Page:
The Early Central American Free Trade Agreement: A Game-Changer in the Region

The Central American Free Trade Agreement (CAFTA) is one of the most significant trade agreements signed by the United States in the past decade. Signed in 2004, the agreement aimed to level the playing field for businesses in the US and six Central American countries: Costa Rica, El Salvador, Guatemala, Honduras, Nicaragua, and the Dominican Republic.

The agreement was designed to increase trade and investment flows, promote economic growth, and create jobs in both regions. The agreement also aimed to make it easier for US investors to do business in Central America, by opening up markets and reducing tariffs.

The Early Days of CAFTA

Although the agreement was signed in 2004, CAFTA negotiations began in 2003, with five rounds of negotiation before the final agreement was reached. The first round of negotiations took place in San Jose, Costa Rica, followed by rounds in Antigua, Guatemala, Miami, Florida, and Washington, DC.

The negotiations were not without controversy, with opposition from labor unions and environmental groups in the US expressing concern over the potential for the agreement to harm workers and the environment. Nevertheless, the agreement was signed into law by President George W. Bush in 2005.

Impact of CAFTA in Central America

Since CAFTA`s implementation, Central American countries` exports to the US have increased by over 300%. In 2019, exports totaled $27.6 billion, up from $8.7 billion in 2005. The agreement has also helped create jobs in the region, with estimates suggesting that the agreement has created over 100,000 jobs in Central America.

CAFTA has also helped increase foreign direct investment (FDI) in the region. The agreement allows US investors to enjoy the same rights and protections as domestic investors, providing a more stable investment climate. FDI inflows to Central America have increased from $1.1 billion in 2004 to $4.5 billion in 2019, with the US being the largest investor in the region.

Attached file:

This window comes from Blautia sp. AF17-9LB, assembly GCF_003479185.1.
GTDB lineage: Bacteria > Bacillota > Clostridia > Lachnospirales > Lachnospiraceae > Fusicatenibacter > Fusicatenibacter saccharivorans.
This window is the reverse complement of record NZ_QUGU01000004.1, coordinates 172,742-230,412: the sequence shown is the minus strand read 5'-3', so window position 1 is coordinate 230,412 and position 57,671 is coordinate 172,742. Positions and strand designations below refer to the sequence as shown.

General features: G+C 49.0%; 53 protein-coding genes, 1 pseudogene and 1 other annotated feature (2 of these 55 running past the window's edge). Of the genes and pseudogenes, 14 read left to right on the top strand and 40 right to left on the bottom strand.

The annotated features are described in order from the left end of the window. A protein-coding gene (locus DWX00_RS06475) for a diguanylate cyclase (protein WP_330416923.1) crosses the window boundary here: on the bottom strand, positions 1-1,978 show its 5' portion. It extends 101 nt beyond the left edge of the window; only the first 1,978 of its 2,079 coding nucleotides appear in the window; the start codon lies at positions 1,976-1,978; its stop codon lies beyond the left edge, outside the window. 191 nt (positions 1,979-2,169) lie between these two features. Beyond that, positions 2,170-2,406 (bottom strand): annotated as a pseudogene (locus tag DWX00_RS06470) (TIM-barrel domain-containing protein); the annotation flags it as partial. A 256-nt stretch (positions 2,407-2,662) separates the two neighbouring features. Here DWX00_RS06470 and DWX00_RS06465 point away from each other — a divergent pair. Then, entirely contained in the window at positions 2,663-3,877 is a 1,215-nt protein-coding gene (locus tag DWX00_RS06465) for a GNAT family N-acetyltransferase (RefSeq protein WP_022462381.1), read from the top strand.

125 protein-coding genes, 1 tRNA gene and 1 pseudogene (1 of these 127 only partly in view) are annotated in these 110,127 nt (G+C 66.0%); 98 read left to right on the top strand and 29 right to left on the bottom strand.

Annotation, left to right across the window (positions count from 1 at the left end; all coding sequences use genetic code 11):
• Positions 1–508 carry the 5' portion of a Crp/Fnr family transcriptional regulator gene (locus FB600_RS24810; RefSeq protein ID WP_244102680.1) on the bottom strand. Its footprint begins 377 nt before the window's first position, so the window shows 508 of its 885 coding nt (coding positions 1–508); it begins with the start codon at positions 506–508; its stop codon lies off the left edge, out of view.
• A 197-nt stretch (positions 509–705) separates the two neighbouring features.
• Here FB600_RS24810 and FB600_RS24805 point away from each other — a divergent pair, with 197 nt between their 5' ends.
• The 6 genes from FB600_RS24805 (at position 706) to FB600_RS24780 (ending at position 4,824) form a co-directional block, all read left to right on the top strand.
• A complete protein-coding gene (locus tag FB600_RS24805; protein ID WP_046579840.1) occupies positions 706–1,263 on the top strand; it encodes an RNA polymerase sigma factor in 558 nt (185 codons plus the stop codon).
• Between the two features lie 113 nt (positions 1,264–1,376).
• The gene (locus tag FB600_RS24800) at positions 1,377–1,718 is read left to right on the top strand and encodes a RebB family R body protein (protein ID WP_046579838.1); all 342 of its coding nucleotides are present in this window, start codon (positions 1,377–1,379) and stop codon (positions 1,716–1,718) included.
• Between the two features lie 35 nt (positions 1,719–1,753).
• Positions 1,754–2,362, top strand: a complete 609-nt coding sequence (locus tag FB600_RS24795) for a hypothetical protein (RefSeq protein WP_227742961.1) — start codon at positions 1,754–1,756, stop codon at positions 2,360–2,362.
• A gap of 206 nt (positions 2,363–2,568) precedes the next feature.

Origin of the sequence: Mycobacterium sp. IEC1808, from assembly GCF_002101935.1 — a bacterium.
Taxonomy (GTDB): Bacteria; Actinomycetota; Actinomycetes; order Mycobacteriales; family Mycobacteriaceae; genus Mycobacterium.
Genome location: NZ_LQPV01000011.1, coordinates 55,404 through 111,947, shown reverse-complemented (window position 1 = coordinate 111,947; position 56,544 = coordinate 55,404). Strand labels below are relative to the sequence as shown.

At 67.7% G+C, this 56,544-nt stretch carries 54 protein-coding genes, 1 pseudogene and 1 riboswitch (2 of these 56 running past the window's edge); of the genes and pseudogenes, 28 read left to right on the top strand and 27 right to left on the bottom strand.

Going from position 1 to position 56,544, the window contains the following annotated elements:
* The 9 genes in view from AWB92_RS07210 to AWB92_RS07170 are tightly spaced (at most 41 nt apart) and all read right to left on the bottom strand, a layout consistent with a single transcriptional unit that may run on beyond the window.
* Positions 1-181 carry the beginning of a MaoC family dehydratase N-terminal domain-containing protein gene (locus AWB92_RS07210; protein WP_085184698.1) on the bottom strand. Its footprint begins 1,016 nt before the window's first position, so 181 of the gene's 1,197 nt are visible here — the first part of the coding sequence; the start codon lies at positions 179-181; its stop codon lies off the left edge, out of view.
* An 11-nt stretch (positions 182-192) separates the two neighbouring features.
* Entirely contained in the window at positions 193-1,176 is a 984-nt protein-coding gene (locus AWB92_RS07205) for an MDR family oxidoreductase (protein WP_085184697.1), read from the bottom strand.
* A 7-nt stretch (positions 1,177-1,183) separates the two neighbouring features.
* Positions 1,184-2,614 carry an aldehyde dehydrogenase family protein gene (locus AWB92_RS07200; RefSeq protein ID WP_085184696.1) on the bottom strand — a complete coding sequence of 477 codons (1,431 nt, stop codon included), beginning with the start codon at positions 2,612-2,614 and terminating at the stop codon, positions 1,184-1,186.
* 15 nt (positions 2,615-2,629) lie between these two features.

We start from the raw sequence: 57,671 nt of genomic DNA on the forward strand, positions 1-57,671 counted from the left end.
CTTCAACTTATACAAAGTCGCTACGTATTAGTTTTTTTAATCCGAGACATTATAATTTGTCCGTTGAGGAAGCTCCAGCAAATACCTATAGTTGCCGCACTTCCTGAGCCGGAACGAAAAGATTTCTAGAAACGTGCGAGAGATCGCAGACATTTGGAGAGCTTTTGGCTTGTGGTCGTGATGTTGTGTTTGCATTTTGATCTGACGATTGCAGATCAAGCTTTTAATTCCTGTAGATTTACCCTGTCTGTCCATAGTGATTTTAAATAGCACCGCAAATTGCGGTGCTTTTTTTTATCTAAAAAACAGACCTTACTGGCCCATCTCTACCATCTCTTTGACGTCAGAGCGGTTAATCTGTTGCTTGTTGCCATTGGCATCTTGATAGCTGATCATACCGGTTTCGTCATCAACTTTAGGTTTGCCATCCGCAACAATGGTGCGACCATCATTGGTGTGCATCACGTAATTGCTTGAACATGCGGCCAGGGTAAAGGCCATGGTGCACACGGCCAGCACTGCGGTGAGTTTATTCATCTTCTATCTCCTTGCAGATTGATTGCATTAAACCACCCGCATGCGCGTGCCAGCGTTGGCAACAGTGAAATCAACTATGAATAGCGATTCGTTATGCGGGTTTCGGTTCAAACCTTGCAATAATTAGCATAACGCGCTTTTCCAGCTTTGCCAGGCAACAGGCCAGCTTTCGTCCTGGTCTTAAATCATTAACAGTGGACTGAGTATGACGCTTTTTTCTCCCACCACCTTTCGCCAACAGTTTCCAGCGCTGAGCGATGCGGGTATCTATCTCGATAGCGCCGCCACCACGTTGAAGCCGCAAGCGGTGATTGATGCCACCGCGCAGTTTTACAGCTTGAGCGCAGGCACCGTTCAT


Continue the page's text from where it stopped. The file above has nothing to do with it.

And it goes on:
Challenges and Opportunities

Despite its successes, CAFTA has faced challenges over the years. One of the main criticisms is that the agreement has primarily benefited large corporations and US businesses, rather than smaller companies and workers in Central America.

Moreover, the agreement has not been able to address some of the region`s deep-rooted problems, such as poverty, inequality, corruption, and violence. Additionally, some of the benefits of the agreement have been offset by the negative impact of the global economic crisis, which has affected trade, investment, and employment in the region.

Nevertheless, CAFTA remains an essential agreement in the region, providing opportunities for trade, investment, and growth. The agreement has created jobs, boosted exports, and facilitated investment flows, contributing to the region`s economic development.


The Central American Free Trade Agreement has been a game-changer in the region, promoting trade, investment, and growth. The agreement`s implementation has increased exports, created jobs, and attracted foreign investment to Central America. While challenges remain, the agreement remains an essential tool for the region`s economic development. As the region faces new challenges, including the COVID-19 pandemic and climate change, the agreement`s relevance will continue to grow.

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